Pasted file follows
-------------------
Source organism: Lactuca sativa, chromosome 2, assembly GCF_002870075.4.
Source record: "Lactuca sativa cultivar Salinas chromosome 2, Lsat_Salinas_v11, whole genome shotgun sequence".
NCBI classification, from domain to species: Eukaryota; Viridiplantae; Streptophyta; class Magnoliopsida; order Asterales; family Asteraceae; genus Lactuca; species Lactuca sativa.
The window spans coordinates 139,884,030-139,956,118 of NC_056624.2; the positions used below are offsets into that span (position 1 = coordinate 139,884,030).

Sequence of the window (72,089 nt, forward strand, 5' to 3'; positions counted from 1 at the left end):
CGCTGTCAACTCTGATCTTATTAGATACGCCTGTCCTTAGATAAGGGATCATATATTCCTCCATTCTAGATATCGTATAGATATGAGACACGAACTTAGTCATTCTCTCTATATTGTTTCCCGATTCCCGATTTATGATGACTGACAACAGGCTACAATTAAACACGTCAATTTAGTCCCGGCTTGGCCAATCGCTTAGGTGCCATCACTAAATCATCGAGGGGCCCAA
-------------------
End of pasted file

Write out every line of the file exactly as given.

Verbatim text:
Source organism: Lactuca sativa, chromosome 2, assembly GCF_002870075.4.
Source record: "Lactuca sativa cultivar Salinas chromosome 2, Lsat_Salinas_v11, whole genome shotgun sequence".
NCBI classification, from domain to species: Eukaryota; Viridiplantae; Streptophyta; class Magnoliopsida; order Asterales; family Asteraceae; genus Lactuca; species Lactuca sativa.
The window spans coordinates 139,884,030-139,956,118 of NC_056624.2; the positions used below are offsets into that span (position 1 = coordinate 139,884,030).

Sequence of the window (72,089 nt, forward strand, 5' to 3'; positions counted from 1 at the left end):
CGCTGTCAACTCTGATCTTATTAGATACGCCTGTCCTTAGATAAGGGATCATATATTCCTCCATTCTAGATATCGTATAGATATGAGACACGAACTTAGTCATTCTCTCTATATTGTTTCCCGATTCCCGATTTATGATGACTGACAACAGGCTACAATTAAACACGTCAATTTAGTCCCGGCTTGGCCAATCGCTTAGGTGCCATCACTAAATCATCGAGGGGCCCAA